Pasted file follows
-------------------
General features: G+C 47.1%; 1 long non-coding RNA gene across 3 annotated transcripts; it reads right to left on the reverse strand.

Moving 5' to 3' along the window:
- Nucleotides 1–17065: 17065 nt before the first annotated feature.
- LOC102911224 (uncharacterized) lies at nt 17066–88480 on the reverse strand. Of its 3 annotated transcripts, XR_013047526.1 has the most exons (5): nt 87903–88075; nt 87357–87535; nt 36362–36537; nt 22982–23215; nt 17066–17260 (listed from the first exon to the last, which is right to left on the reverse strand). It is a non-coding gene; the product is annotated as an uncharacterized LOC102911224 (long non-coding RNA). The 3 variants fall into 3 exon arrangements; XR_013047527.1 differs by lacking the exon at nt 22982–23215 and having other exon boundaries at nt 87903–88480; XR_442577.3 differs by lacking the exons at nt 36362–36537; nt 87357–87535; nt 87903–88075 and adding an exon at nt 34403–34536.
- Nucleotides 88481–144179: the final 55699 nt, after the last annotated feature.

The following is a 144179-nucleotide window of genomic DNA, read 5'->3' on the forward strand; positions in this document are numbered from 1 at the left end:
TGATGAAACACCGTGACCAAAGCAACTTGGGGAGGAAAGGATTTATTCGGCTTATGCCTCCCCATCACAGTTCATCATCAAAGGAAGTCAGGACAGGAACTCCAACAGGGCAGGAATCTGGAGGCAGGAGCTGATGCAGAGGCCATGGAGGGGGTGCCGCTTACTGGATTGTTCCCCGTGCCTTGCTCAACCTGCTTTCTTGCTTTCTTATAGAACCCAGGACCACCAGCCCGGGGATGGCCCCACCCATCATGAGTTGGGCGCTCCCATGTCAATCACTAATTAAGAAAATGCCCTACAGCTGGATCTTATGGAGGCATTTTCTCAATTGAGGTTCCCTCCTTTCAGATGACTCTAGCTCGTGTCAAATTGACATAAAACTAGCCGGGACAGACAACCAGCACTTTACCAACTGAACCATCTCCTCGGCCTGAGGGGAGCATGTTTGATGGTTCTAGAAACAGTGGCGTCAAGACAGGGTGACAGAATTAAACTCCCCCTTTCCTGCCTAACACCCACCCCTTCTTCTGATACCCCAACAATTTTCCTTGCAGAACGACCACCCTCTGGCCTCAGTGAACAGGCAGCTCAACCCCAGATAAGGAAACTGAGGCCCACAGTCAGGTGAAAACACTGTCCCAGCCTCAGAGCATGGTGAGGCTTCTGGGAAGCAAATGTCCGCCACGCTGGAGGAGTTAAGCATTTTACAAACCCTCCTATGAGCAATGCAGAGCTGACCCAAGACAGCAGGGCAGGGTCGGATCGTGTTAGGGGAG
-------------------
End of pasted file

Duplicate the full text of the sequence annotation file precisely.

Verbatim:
General features: G+C 47.1%; 1 long non-coding RNA gene across 3 annotated transcripts; it reads right to left on the reverse strand.

Moving 5' to 3' along the window:
- Nucleotides 1–17065: 17065 nt before the first annotated feature.
- LOC102911224 (uncharacterized) lies at nt 17066–88480 on the reverse strand. Of its 3 annotated transcripts, XR_013047526.1 has the most exons (5): nt 87903–88075; nt 87357–87535; nt 36362–36537; nt 22982–23215; nt 17066–17260 (listed from the first exon to the last, which is right to left on the reverse strand). It is a non-coding gene; the product is annotated as an uncharacterized LOC102911224 (long non-coding RNA). The 3 variants fall into 3 exon arrangements; XR_013047527.1 differs by lacking the exon at nt 22982–23215 and having other exon boundaries at nt 87903–88480; XR_442577.3 differs by lacking the exons at nt 36362–36537; nt 87357–87535; nt 87903–88075 and adding an exon at nt 34403–34536.
- Nucleotides 88481–144179: the final 55699 nt, after the last annotated feature.

The following is a 144179-nucleotide window of genomic DNA, read 5'->3' on the forward strand; positions in this document are numbered from 1 at the left end:
TGATGAAACACCGTGACCAAAGCAACTTGGGGAGGAAAGGATTTATTCGGCTTATGCCTCCCCATCACAGTTCATCATCAAAGGAAGTCAGGACAGGAACTCCAACAGGGCAGGAATCTGGAGGCAGGAGCTGATGCAGAGGCCATGGAGGGGGTGCCGCTTACTGGATTGTTCCCCGTGCCTTGCTCAACCTGCTTTCTTGCTTTCTTATAGAACCCAGGACCACCAGCCCGGGGATGGCCCCACCCATCATGAGTTGGGCGCTCCCATGTCAATCACTAATTAAGAAAATGCCCTACAGCTGGATCTTATGGAGGCATTTTCTCAATTGAGGTTCCCTCCTTTCAGATGACTCTAGCTCGTGTCAAATTGACATAAAACTAGCCGGGACAGACAACCAGCACTTTACCAACTGAACCATCTCCTCGGCCTGAGGGGAGCATGTTTGATGGTTCTAGAAACAGTGGCGTCAAGACAGGGTGACAGAATTAAACTCCCCCTTTCCTGCCTAACACCCACCCCTTCTTCTGATACCCCAACAATTTTCCTTGCAGAACGACCACCCTCTGGCCTCAGTGAACAGGCAGCTCAACCCCAGATAAGGAAACTGAGGCCCACAGTCAGGTGAAAACACTGTCCCAGCCTCAGAGCATGGTGAGGCTTCTGGGAAGCAAATGTCCGCCACGCTGGAGGAGTTAAGCATTTTACAAACCCTCCTATGAGCAATGCAGAGCTGACCCAAGACAGCAGGGCAGGGTCGGATCGTGTTAGGGGAG